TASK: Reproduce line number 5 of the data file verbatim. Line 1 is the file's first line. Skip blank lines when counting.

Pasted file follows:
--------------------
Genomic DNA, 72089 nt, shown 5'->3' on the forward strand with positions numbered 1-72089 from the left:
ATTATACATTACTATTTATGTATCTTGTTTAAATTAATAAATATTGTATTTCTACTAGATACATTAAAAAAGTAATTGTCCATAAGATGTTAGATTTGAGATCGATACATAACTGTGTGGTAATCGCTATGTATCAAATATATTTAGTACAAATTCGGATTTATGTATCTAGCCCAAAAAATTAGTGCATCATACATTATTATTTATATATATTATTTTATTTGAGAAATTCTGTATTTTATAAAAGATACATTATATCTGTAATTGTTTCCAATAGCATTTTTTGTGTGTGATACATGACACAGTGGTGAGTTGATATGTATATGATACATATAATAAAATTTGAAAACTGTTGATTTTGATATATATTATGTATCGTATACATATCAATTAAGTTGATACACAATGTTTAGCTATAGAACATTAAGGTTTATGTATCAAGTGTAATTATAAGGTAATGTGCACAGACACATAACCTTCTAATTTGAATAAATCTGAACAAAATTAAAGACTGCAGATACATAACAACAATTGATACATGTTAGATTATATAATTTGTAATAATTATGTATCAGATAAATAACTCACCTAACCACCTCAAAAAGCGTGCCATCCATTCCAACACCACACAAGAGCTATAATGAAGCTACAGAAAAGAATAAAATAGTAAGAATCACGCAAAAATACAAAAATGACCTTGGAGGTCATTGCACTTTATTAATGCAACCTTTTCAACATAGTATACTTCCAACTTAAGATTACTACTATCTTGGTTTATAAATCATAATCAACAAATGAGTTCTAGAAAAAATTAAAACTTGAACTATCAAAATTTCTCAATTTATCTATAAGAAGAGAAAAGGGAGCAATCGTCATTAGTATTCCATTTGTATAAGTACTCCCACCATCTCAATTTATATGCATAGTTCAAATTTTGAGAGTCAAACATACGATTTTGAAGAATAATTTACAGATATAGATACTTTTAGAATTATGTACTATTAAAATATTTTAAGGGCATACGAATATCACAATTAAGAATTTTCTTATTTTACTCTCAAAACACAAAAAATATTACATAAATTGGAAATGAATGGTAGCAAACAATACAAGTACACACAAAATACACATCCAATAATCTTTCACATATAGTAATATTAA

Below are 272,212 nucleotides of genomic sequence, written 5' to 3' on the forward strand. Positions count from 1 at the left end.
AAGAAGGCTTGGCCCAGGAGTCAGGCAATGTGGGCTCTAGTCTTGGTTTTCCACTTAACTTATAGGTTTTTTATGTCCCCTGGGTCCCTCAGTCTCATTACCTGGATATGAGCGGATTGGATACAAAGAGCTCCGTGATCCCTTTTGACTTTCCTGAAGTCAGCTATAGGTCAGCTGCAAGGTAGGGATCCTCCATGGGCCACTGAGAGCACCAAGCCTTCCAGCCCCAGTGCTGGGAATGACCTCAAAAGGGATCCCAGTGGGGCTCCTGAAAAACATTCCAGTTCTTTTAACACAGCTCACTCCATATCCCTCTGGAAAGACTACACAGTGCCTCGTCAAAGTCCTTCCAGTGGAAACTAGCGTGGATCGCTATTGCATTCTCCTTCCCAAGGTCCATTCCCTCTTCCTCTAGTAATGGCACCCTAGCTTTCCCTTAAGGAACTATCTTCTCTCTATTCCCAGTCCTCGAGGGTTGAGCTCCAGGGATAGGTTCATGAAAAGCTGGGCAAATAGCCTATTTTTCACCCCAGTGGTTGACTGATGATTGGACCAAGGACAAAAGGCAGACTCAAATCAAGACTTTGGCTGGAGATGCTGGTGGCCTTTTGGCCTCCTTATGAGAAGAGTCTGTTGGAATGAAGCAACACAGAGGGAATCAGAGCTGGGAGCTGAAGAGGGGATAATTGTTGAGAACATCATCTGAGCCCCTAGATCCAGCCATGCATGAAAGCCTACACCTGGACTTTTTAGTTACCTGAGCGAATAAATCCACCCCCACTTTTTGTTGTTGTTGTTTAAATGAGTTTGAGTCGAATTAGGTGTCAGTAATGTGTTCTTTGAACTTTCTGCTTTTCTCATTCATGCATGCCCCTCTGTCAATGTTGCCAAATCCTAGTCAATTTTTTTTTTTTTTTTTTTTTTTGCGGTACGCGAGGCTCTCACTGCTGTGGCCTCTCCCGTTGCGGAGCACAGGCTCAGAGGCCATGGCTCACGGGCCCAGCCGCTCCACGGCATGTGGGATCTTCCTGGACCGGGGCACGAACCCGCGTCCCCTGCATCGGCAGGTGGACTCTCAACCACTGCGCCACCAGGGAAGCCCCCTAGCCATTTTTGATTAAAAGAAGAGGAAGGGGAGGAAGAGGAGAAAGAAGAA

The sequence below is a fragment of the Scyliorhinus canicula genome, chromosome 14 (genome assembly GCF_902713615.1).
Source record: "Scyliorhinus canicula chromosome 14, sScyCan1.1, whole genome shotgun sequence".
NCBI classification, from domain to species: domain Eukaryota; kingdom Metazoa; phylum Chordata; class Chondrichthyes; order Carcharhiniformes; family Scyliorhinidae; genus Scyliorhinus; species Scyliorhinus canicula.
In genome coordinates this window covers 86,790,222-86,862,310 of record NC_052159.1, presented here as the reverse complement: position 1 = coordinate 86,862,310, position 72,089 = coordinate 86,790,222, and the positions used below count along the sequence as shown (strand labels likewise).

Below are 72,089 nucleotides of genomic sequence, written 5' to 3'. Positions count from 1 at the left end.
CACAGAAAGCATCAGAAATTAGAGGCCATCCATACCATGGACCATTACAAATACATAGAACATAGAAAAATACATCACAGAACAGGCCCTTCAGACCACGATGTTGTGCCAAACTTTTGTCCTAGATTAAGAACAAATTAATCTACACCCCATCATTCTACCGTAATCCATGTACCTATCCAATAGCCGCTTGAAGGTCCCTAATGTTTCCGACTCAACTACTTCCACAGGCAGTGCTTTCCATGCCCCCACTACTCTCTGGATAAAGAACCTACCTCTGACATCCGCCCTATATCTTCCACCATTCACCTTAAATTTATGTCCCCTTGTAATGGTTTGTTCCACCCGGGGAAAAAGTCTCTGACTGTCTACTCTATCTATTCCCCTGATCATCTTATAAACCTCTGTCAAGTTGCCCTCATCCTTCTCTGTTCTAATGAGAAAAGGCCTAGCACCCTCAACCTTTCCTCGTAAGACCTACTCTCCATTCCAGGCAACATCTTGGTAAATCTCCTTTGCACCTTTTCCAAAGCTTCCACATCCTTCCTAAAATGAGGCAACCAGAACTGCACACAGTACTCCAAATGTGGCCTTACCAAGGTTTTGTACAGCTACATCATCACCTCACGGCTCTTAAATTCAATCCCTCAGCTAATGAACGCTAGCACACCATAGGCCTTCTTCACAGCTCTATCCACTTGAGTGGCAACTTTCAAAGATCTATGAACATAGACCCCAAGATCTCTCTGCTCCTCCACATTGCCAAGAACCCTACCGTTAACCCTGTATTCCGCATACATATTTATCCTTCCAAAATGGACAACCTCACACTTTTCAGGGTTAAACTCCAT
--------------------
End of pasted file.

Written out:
The sequence below is a fragment of the Scyliorhinus canicula genome, chromosome 14 (genome assembly GCF_902713615.1).